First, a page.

December 01, 2015

When you see a late born fawn that still has spots during late fall or winter, it’s often difficult to figure out what was responsible for such a late birth. In many cases, does that are bred for the first time produce late born fawns because they may not reach puberty until January, February or March. An early or severe winter may also result in late born fawns as can hormonal problems and injuries among does.

I do know what is responsible, however, for the most recent case that I observed of a fawn that was born much later than normal. Apparently as does get old, there is a greater tendency of them having late born fawns, too. By old, I mean ages that few does reach such as 15 or 16. An old doe that is in that age bracket and lives at Marquette’s Presque Isle Park gave birth to fawns during August of 2014. This year, she didn’t have a fawn until September.

The fawns born during August last year did not survive and the chances of survival of the September fawn are not much better, unless the upcoming winter proves to be mild. The late born fawn’s summer coat won’t be warm enough to protect it from cold weather. The small deer won’t develop a fall coat of hair until December, if it lives that long.

The late born fawn’s small size and coloration also make it more vulnerable to predators. In the presence of deep snow, the small fawn would have more difficulty escaping predators than one born during June, which is when most Michigan fawns are born.

The gestation period for whitetails is seven months; so most does are bred during November. The doe that gave birth to the fawn in September had to have been bred in February. The year before, she conceived during January.

One other doe that is the same age as the whitetail that gave birth during September also had a fawn later than normal this year. She dropped a fawn during July. During her prime, that doe usually gave birth to fawns during late May.

Since last winter was easy on whitetails in the park and deer had access to a bumper crop of acorns, the weather would not have played much of a role, if any, in contributing to the birth of fawns later than normal for either doe.

The fawn born during July has a much better chance of survival than the one that began life two months later since it was only a month later than normal. In fact, the July fawn is doing well. It grew its fall coat during October.

The Author has been monitoring Presque Isle’s deer herd for many years, and knows the reproductive history and fawn-rearing success of both of the park’s oldest does. Here is the oldest park doe with her Sept. born fawn. photo by Richard P. Smith.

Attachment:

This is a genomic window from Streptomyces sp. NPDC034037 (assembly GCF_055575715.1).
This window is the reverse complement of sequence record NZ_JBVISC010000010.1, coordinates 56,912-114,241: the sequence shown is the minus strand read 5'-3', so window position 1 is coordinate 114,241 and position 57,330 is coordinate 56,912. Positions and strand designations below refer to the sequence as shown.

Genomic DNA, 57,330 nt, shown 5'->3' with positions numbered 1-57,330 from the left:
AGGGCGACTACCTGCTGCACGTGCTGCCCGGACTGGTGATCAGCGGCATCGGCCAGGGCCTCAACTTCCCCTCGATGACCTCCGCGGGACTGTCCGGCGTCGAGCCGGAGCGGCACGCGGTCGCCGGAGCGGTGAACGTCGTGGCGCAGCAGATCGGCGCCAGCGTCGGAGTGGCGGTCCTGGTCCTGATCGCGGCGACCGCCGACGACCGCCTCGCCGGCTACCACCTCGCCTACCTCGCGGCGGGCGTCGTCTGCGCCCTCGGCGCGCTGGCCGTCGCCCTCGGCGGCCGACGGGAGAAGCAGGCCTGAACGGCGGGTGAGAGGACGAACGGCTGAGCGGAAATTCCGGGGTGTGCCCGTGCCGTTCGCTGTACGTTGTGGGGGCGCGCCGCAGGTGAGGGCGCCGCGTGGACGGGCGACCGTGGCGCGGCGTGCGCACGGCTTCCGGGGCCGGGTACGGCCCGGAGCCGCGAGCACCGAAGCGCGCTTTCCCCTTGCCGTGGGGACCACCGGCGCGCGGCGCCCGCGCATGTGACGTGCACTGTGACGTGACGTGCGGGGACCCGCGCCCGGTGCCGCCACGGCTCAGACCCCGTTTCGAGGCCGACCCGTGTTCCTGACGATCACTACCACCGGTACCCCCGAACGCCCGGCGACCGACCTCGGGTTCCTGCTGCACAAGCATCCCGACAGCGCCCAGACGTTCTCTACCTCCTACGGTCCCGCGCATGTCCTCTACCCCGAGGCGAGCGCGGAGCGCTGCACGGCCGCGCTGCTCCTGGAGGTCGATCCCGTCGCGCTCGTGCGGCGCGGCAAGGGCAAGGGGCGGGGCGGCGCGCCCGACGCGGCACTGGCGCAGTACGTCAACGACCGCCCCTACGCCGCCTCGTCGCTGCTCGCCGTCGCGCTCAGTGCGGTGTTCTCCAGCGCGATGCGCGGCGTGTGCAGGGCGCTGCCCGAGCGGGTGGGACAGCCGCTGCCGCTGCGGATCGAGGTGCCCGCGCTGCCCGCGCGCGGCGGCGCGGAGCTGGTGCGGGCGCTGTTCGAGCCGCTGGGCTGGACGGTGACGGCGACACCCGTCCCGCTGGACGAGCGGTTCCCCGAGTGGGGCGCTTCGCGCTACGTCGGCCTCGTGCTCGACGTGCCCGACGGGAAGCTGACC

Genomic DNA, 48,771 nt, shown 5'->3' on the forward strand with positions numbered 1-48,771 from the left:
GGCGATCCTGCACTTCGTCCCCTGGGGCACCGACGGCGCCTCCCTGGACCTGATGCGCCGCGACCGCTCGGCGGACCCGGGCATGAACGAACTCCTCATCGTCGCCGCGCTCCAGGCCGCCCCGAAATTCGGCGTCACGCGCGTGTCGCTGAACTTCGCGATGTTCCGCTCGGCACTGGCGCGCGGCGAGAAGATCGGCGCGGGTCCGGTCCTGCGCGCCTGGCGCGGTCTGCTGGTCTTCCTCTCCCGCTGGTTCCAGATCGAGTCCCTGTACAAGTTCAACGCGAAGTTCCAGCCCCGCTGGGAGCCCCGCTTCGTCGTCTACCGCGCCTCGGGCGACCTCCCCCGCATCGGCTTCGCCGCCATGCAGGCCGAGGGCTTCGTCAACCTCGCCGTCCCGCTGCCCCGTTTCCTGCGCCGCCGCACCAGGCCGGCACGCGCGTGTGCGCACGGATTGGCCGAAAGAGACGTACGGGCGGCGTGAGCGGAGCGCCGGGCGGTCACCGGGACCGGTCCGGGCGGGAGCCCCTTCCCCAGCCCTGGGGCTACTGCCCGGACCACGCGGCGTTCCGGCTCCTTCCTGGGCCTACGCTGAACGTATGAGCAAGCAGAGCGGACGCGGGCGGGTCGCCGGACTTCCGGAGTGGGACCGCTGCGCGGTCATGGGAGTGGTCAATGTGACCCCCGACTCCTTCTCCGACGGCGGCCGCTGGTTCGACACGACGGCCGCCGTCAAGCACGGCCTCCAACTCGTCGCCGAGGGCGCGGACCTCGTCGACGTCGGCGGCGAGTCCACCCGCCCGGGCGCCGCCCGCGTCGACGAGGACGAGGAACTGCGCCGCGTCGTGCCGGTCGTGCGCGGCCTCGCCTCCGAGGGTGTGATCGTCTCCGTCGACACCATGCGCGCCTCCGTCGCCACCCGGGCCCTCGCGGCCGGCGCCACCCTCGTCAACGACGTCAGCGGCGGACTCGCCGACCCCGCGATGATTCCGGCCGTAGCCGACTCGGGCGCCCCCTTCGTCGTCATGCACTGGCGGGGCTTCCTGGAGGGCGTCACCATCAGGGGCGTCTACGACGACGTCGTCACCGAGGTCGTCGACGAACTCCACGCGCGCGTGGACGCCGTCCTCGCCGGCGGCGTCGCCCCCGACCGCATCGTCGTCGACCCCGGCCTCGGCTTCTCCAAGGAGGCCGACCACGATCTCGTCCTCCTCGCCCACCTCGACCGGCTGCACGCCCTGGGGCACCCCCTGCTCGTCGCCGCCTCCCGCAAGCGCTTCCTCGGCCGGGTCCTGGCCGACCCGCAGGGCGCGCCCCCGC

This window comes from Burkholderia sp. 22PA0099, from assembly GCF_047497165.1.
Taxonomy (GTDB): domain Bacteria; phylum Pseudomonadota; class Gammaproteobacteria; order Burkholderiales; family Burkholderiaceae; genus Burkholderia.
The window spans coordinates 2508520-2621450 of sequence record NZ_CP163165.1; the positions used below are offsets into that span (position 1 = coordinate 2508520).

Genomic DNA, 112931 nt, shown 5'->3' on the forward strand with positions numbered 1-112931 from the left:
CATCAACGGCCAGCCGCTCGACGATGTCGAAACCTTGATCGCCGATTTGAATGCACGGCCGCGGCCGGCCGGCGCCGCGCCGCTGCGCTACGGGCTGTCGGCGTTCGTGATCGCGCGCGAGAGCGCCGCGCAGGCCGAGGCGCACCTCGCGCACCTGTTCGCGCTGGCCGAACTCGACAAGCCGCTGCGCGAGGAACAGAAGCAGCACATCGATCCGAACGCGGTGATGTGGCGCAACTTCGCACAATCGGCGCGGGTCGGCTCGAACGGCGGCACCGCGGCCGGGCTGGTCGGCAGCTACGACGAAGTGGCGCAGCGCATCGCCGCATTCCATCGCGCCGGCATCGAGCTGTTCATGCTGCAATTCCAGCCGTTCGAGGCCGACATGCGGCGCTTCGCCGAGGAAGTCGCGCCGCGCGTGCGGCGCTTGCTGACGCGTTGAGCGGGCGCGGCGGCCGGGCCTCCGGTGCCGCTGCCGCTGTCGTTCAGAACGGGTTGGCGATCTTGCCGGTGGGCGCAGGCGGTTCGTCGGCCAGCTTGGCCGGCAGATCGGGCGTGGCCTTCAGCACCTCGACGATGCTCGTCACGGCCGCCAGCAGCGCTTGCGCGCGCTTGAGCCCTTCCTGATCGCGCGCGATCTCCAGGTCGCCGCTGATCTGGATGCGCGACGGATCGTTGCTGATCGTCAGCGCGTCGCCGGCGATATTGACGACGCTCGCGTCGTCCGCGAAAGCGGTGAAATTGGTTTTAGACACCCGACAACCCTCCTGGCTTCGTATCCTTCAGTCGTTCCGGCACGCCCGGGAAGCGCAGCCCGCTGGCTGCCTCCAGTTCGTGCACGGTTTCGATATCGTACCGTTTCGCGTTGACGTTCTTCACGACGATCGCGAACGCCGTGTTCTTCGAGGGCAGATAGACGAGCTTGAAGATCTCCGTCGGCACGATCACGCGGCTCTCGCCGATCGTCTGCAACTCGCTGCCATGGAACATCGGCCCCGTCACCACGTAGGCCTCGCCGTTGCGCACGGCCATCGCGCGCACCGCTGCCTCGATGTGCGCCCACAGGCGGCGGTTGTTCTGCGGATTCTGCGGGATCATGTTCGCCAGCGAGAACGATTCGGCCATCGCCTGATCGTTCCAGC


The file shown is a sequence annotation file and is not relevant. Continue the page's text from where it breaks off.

Since I’ve been monitoring Presque Isle’s deer herd for many years, I know the reproductive history and fawn-rearing success of both of the park’s oldest does. The doe that gave birth to the fawn during September this year, for example, has not done well in terms of fawning rearing success. Prior to 2015, she only managed to give birth to fawns that survived during 2005 and 2006.

She had twins both years, consisting of one fawn of each sex. The bucks dispersed from the park as adults. Both of her daughters remain alive and reside in the park. They are 9 ½ and 10 1/2 years old.

Although the doe that gave birth to twins during 2005 and 2006 is normally pregnant, she has not given birth to a fawn that has survived since 2006. Coyotes have probably claimed some of the fawns that the doe gave birth to, but others that she had after rough winters may have been two small to survive when they were born. Stillbirths are common after severe winters in the UP and that’s why fawn production is often low after severe winters. Due to nutritional stress caused by long, cold winters, fawns usually don’t develop normally.

That doe’s 9 ½-year-old daughter is even less productive than her mother. She has not produced a single fawn that has survived during her entire life. She is usually pregnant, but none of the fawns she has given birth to, including two during 2015, have survived. Some does that have male twins, as this one did, sometimes end up with too much male hormones, and that may be what happened in her case.

Hormonal problems may inhibit this particular doe’s ability to produce milk for her fawns when she has them, reducing their chances of surviving. When she had her fawns this year, for example, her udder did not seem to be as full with milk as other does that had given birth. Hormonal problems may have also prevented her from becoming pregnant some years. During 2013, I saw this particular doe bred

on December 4 and then again on December 31. I’m sure she was probably bred during November, too, but she did not become pregnant.